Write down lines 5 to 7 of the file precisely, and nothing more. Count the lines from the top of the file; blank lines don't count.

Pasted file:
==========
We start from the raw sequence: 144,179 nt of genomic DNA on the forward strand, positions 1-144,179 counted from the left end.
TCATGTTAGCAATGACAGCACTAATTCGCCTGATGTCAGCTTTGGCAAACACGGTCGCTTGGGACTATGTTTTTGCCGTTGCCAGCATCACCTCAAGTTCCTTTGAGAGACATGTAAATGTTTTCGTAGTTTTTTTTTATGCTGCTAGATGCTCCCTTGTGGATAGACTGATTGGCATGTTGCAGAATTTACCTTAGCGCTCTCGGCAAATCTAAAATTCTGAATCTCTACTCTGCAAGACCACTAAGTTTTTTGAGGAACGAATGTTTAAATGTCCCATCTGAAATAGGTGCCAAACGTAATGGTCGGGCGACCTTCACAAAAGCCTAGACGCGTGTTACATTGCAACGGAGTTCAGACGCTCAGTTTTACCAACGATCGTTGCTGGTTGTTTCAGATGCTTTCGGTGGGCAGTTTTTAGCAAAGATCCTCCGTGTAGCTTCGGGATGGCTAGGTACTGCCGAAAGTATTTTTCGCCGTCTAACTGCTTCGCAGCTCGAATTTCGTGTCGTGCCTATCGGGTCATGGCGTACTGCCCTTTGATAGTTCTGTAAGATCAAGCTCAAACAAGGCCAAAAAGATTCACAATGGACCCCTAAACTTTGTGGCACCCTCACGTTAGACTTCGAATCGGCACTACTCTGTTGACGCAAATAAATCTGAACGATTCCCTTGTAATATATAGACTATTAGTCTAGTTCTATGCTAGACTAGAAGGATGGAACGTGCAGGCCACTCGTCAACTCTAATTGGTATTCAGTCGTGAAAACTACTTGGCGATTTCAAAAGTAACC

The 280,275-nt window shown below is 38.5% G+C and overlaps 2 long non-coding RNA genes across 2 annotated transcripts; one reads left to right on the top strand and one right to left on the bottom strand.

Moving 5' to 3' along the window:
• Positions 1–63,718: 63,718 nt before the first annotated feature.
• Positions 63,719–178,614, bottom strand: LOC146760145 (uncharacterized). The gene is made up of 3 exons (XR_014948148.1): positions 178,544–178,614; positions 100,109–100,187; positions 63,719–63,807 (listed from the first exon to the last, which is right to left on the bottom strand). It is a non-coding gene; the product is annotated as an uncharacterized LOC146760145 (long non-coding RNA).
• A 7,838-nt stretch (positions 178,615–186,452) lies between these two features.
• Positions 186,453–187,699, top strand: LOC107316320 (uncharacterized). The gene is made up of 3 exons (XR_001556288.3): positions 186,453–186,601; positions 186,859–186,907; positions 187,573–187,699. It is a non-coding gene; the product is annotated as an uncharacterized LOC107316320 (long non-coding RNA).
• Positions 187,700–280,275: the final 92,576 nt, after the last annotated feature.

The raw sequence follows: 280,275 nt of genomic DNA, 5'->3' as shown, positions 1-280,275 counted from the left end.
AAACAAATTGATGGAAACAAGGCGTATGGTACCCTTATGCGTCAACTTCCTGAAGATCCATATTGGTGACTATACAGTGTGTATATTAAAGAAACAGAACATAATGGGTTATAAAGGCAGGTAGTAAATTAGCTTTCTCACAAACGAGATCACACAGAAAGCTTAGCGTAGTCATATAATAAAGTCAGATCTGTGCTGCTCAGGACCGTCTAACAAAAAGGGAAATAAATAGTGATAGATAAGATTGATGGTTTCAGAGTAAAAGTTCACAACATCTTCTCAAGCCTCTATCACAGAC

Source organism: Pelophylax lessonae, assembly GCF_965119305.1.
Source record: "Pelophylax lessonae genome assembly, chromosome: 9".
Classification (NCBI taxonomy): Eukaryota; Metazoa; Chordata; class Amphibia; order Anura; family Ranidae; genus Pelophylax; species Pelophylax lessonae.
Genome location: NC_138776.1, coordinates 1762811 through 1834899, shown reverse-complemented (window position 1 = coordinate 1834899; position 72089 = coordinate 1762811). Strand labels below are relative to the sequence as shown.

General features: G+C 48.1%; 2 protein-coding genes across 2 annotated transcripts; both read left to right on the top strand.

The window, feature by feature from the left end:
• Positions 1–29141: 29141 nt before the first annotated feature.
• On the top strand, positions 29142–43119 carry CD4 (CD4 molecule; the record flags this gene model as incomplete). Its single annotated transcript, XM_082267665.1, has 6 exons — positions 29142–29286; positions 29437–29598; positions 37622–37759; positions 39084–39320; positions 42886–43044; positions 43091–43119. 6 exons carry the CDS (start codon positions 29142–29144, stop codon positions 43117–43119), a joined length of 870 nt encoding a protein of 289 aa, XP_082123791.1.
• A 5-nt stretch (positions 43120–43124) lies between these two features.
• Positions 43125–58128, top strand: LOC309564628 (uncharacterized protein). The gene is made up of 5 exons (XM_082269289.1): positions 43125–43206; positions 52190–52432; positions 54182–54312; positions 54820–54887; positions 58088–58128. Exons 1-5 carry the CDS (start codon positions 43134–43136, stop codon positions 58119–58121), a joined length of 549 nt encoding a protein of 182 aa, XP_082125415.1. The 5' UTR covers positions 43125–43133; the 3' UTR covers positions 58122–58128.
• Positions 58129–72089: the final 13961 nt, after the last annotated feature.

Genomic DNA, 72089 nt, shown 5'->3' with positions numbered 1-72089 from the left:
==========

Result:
• Positions 1–63,718: 63,718 nt before the first annotated feature.
• Positions 63,719–178,614, bottom strand: LOC146760145 (uncharacterized). The gene is made up of 3 exons (XR_014948148.1): positions 178,544–178,614; positions 100,109–100,187; positions 63,719–63,807 (listed from the first exon to the last, which is right to left on the bottom strand). It is a non-coding gene; the product is annotated as an uncharacterized LOC146760145 (long non-coding RNA).
• A 7,838-nt stretch (positions 178,615–186,452) lies between these two features.